Sometimes it's easier to visit a garden in winter, don't you think? The points of interest tend to be fewer, so it's easier to concentrate, and the set pieces stand out against the barer beds and dormant plants.
Last week, on a glorious sunny morning, we popped into RHS Wisley. Here's what we found:
The bedding scheme above is looking a bit patchy at the moment, but the idea is to create an impression of a landscape seen from above. Blocks of plants like Euonymus fortunei 'Emerald Gaiety", Primula 'Alaska Limelight' and Erica x darleyensis 'White Spring Surprise' will knit together into a patchwork. At the moment the silver birch stakes are saving it from too much prostratation.
In the veg garden, Brussels sprouts glistened in the sun:
A display of pumpkins and squashes filled the floor of a small greenhouse:
In the walled garden at the far end of the formal pond, we were surprised by this parterre. If I had a country house estate, I'd love to include something like this. It aims to inspire gardeners to go for majestic results on a small scale. It's the first time I've seen anything like this at Wisley and it's been designed by garden staff member Enrico Mailii. It had real presence and felt like a serene oasis, but I fear all those Polar White chippings (supplied by Stone Warehouse) are going to really annoy the person who has to prepare the garden for its next incarnation.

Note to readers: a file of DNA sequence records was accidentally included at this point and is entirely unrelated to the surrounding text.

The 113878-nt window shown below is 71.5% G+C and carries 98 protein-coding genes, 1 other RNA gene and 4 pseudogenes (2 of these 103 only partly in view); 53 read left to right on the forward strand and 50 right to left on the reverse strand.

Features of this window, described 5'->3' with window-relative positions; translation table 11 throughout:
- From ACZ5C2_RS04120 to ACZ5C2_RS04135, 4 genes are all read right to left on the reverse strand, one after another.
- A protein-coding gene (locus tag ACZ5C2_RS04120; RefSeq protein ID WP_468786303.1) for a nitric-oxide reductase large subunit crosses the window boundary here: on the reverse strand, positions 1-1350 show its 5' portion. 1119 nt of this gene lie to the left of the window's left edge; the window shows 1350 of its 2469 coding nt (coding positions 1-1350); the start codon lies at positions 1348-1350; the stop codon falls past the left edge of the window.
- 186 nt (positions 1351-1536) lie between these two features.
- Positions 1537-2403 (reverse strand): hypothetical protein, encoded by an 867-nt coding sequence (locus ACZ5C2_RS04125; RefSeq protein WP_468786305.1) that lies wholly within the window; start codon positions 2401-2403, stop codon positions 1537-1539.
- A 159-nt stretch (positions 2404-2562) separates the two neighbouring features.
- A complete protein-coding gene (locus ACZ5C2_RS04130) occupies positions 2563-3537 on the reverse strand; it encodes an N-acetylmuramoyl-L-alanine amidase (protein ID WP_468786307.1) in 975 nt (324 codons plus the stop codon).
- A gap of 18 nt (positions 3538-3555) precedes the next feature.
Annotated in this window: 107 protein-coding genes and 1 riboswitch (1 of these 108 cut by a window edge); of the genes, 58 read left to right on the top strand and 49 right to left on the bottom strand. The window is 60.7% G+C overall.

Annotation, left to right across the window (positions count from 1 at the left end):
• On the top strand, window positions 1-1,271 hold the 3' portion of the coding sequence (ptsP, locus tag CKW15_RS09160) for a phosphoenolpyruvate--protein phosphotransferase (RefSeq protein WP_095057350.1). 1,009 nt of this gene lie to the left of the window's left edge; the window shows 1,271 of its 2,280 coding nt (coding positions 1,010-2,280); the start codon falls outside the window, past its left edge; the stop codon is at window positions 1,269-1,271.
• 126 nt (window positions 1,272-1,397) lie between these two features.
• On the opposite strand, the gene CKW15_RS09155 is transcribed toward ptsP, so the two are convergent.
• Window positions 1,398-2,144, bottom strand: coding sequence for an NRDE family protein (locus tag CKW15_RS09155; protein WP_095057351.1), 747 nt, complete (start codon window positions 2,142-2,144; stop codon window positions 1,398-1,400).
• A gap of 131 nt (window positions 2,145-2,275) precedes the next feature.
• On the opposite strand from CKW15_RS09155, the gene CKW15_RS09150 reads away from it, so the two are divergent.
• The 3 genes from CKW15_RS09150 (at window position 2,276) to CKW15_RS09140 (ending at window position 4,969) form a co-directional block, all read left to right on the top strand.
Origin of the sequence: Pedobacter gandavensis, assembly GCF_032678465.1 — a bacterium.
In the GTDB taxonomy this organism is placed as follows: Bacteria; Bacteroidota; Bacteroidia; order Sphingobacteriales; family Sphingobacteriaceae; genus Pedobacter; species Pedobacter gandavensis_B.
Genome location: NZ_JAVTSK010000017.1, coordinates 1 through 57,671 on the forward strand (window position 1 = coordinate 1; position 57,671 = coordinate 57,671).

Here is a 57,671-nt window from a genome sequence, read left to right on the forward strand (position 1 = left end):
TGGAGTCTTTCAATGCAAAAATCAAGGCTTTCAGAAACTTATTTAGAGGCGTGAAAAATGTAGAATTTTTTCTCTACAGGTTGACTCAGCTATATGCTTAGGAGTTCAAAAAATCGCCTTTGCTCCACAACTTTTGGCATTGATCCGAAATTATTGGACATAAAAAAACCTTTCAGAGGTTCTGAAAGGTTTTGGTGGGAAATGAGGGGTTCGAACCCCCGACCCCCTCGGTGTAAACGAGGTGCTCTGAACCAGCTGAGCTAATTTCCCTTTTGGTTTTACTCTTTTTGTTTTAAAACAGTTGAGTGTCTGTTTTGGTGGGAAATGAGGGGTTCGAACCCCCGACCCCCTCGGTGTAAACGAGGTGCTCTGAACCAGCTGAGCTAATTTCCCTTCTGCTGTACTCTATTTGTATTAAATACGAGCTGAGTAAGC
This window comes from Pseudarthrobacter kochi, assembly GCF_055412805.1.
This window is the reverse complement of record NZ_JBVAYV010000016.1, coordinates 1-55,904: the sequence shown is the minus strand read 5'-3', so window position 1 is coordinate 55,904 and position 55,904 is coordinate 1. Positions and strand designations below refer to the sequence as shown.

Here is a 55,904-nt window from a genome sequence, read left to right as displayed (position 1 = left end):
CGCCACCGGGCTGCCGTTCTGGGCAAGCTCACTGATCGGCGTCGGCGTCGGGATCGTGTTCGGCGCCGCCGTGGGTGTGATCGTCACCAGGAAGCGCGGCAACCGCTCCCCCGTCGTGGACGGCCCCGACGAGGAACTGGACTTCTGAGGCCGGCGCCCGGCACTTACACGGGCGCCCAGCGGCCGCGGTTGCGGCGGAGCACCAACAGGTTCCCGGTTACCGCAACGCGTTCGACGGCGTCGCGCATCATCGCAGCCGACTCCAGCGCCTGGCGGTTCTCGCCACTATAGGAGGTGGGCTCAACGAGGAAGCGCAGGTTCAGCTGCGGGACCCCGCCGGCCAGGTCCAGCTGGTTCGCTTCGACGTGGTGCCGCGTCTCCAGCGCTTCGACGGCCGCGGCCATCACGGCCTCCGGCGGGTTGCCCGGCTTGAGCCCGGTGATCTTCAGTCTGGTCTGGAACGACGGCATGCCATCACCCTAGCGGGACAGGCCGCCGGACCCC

You can't visit Wisley in winter without treating yourself to a blast of heat in the glasshouses. There's a bit of a theme going on. Under this pyramid of poinsettia is the entrance to Mr Tumnus' home, the faun in The Lion, the Witch and the Wardrobe. You can just see the warrant for his arrest pinned to the door.
And further round is the White Witch's throne.
Far more impressive than any of this, though, was Ravenala Madagascariensis. Related to the Bird of Paradise plant, you can see its flowers are similar (if a trifle bigger). Raised from seed at Wisley, it's already been moved from the edge of the tropical area as its head hit the glass, so I wonder if they'll manage to keep it.
Water runs down the leaves and collects in the base - hence its common name, the Traveller's tree. The leaves angle themselves to make best use of sunlight.
You can't really get more awe-inspiring than Nature, can you?